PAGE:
git's sha256 support is now apparently fully usable for new repositories. And not supported by github or their ilk
So, if you don't want your new program to get uploaded by someone to github (and ingested into their copilot copyright-bypass tool), you could start the project with
git init --object-format=sha256
@joeyh huh, didn’t know that was already in git. Neat! (though the manpage does note it’s still experimental & backwards-compatablilty might be broken in the future)
looks like libgit2 is already working on supporting it though (link on … rolls eyes … github, of course), so I guess once that’s done it won’t be long until github can read those repos too …
@joeyh Maybe they'll roll out support for an MS-developed hash that nobody else will never support and will have a full collision break inside a year.
@joeyh The man page in 2.36.1 reads “THIS OPTION IS EXPERIMENTAL!” and recommends using it “for testing purposes” only. Still, that’s good news!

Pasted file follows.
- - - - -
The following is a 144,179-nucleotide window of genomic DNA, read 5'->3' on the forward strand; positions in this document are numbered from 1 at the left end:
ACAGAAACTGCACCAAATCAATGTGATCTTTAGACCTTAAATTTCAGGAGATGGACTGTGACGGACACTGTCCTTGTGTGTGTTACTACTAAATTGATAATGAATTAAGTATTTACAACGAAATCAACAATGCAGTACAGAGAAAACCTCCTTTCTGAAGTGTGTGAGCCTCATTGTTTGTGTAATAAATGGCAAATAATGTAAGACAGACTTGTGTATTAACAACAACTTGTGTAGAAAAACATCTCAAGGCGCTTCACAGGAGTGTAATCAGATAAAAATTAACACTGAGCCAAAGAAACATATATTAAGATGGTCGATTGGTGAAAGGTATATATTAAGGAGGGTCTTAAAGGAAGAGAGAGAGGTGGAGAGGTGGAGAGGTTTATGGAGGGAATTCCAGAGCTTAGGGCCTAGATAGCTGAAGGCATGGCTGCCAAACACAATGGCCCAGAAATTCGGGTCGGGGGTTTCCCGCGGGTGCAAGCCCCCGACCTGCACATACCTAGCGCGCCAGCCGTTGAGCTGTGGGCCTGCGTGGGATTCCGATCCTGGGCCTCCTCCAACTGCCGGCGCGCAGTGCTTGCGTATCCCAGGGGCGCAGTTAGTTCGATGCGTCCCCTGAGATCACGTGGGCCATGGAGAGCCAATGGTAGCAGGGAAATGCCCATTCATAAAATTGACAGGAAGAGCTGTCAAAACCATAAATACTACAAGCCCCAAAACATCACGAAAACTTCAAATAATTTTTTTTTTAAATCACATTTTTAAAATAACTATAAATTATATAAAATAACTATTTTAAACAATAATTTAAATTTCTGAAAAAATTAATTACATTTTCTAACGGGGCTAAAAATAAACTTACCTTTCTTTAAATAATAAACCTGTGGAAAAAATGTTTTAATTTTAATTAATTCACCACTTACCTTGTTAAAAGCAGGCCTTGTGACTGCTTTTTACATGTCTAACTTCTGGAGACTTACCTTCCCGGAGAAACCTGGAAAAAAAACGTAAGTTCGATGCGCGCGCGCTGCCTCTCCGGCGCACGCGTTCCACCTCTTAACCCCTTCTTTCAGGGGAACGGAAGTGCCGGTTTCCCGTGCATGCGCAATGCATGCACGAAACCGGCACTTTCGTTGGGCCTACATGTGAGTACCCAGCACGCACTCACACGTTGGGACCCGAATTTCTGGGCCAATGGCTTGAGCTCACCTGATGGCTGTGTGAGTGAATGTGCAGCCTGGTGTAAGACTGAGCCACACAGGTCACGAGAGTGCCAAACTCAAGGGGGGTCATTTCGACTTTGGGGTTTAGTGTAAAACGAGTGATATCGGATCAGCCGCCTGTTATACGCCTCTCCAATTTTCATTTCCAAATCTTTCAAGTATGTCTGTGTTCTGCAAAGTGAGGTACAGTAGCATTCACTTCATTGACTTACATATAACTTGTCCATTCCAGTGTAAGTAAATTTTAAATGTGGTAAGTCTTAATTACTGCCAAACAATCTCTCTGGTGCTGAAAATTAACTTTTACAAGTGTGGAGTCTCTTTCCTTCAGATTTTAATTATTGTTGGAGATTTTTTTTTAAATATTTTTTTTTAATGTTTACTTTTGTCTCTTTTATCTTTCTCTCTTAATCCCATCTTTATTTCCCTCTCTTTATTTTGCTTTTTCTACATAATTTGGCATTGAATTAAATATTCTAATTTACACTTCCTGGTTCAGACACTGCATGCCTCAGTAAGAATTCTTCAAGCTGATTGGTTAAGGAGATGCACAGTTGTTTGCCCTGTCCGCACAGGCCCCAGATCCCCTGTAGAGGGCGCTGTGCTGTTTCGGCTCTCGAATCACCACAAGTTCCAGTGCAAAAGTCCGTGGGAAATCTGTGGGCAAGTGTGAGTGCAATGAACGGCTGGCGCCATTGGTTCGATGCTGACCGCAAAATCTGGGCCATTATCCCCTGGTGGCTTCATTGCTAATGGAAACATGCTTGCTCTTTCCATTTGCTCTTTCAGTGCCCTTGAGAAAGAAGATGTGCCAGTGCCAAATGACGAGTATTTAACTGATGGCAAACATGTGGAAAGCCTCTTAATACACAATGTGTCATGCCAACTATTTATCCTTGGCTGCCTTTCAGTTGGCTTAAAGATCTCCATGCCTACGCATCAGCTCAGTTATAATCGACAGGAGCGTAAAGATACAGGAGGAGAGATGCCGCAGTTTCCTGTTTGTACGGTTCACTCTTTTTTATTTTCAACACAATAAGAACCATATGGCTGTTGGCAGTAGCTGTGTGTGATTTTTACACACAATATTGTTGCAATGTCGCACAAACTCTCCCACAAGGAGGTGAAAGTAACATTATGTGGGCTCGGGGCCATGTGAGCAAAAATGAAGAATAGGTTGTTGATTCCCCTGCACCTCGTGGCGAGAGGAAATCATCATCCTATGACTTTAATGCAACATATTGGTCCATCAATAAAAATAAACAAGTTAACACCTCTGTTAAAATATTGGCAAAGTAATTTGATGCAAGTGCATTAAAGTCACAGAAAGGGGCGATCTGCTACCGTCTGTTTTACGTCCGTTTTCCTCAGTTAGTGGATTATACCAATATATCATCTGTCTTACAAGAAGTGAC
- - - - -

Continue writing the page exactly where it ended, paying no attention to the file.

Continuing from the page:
@joeyh All the gory design details are at:
I wonder if it’ll be possible to have “hybrid” repos, where new objects in an old repo will be both SHA1- and SHA256-addressable. Seems like it *should* be possible.
@txt_file @joeyh Not yet. SHA256 object IDs do not make any sense for us until the format is fully supported and stable and in relatively widespread use. Implementing support for it too early in our code base could lead to needless compatibility issues down the line.
This is not a very big deal. I don't expect attacks based on SHA1 would be trivial to pull off for outsiders against our implementation. Once our custom server exists, all protocol communication will run over SSH (including traffic between mirrors, and anonymous fetches). I don't have plans to support plaintext git:// or http/https on the server side, which would allow insertion of attacker-controlled data into the protocol (harder to do with https, though not impossible for anyone able to issue official certs).
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